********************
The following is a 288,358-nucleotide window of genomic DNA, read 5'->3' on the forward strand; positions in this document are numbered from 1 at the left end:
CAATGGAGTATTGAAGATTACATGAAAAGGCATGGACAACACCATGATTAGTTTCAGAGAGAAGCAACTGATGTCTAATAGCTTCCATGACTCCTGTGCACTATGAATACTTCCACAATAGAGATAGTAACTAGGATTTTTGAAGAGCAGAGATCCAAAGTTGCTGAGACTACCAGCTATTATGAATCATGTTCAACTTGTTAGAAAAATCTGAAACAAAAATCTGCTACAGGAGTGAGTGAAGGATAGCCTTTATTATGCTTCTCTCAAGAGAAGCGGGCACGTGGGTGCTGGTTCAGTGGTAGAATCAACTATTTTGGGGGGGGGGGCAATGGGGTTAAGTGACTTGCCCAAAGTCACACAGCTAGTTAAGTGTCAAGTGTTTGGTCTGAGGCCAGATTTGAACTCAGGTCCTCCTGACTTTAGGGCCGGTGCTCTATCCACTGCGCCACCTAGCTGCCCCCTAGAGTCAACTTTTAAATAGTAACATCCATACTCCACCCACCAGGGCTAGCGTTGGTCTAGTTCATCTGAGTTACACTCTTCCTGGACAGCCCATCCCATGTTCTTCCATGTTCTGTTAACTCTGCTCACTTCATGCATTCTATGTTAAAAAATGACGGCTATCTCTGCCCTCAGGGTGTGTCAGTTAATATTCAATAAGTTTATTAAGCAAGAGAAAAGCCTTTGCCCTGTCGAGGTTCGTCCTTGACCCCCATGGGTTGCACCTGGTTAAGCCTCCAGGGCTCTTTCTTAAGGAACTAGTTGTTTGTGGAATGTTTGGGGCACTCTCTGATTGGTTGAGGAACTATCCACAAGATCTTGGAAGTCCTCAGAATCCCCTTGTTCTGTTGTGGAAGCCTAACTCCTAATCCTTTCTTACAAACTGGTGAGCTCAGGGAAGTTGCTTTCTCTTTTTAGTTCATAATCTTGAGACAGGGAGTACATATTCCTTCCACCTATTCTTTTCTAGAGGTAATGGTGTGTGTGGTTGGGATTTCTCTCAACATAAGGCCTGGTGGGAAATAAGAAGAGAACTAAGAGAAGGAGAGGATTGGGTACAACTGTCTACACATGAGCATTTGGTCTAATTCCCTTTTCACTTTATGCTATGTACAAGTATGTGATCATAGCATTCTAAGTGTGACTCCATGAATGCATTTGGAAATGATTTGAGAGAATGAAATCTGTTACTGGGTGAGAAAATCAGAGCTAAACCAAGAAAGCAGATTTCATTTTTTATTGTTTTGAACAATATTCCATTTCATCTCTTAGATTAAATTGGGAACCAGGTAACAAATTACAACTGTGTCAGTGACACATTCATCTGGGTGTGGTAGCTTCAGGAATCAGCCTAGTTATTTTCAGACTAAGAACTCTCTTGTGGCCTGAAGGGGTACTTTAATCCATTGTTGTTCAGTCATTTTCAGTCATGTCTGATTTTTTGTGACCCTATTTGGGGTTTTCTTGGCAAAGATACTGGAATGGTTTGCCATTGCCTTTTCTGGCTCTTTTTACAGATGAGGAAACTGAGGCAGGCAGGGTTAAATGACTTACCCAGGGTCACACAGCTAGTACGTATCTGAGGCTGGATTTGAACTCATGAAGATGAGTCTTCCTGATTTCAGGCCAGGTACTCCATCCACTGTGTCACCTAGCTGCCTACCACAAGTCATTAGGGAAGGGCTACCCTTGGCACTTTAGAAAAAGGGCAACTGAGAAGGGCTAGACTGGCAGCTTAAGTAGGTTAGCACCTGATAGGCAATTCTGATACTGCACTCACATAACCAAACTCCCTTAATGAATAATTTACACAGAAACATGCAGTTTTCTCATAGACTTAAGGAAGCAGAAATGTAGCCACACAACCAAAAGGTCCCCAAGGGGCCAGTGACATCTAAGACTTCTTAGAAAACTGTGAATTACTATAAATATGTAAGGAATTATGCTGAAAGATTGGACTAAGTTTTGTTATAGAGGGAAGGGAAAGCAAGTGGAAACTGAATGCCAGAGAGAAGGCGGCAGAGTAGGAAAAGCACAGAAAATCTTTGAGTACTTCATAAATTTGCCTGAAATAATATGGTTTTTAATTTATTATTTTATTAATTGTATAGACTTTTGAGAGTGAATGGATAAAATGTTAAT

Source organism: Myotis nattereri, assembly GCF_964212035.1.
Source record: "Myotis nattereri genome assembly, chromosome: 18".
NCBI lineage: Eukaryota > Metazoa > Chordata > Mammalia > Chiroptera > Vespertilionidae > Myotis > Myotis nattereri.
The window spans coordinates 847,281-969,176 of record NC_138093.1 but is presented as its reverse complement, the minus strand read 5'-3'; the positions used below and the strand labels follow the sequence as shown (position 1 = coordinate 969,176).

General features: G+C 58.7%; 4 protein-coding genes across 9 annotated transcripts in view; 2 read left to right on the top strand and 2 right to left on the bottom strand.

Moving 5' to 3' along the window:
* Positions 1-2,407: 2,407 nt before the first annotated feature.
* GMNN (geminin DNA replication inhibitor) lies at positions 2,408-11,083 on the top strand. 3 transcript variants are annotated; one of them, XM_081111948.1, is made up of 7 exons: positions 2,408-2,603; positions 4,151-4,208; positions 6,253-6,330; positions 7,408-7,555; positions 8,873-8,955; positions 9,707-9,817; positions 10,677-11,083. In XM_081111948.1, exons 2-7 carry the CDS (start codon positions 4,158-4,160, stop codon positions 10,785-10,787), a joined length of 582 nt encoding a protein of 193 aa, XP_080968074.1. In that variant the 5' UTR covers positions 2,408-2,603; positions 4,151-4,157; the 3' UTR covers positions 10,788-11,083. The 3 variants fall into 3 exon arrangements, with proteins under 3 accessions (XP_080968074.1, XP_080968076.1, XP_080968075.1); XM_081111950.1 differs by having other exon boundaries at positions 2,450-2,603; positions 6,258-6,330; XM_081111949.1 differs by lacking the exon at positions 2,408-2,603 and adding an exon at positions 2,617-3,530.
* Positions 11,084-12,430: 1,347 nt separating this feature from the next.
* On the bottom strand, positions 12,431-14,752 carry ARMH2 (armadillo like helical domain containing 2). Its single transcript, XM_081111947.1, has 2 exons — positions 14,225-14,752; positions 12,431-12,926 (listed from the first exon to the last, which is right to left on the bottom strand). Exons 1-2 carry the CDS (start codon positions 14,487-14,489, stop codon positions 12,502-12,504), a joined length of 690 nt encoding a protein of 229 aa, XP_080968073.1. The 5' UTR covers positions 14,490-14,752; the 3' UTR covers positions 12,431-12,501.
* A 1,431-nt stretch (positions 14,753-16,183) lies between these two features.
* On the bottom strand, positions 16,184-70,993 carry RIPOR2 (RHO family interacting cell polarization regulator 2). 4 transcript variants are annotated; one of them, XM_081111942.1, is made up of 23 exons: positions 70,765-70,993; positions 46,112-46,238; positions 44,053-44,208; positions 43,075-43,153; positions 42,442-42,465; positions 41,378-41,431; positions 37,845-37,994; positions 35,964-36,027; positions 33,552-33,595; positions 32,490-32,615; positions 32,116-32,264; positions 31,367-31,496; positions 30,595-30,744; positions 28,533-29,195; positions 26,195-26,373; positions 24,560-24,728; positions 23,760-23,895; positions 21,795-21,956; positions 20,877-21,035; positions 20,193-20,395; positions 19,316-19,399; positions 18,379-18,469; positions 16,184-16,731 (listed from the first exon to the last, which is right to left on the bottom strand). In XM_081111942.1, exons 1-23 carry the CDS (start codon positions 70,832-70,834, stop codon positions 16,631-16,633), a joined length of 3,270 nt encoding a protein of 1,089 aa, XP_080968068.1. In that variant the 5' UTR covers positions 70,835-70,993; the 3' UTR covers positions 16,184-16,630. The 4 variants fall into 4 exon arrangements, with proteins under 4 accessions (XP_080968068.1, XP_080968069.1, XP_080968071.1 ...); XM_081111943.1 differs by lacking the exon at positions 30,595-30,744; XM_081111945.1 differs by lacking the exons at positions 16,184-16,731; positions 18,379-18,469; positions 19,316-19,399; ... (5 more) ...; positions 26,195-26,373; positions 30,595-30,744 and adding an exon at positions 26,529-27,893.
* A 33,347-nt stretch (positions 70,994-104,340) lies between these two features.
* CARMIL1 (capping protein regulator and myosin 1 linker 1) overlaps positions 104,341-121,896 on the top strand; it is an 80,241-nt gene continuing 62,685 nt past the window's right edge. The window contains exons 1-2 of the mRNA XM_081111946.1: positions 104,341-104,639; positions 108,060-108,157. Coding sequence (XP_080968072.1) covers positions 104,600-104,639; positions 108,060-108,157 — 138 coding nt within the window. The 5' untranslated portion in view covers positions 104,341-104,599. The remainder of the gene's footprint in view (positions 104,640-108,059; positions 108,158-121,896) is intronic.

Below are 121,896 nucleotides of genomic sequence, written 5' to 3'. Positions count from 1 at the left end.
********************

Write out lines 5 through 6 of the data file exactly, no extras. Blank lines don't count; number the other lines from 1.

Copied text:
NCBI lineage: Eukaryota > Metazoa > Chordata > Mammalia > Chiroptera > Vespertilionidae > Myotis > Myotis nattereri.
The window spans coordinates 847,281-969,176 of record NC_138093.1 but is presented as its reverse complement, the minus strand read 5'-3'; the positions used below and the strand labels follow the sequence as shown (position 1 = coordinate 969,176).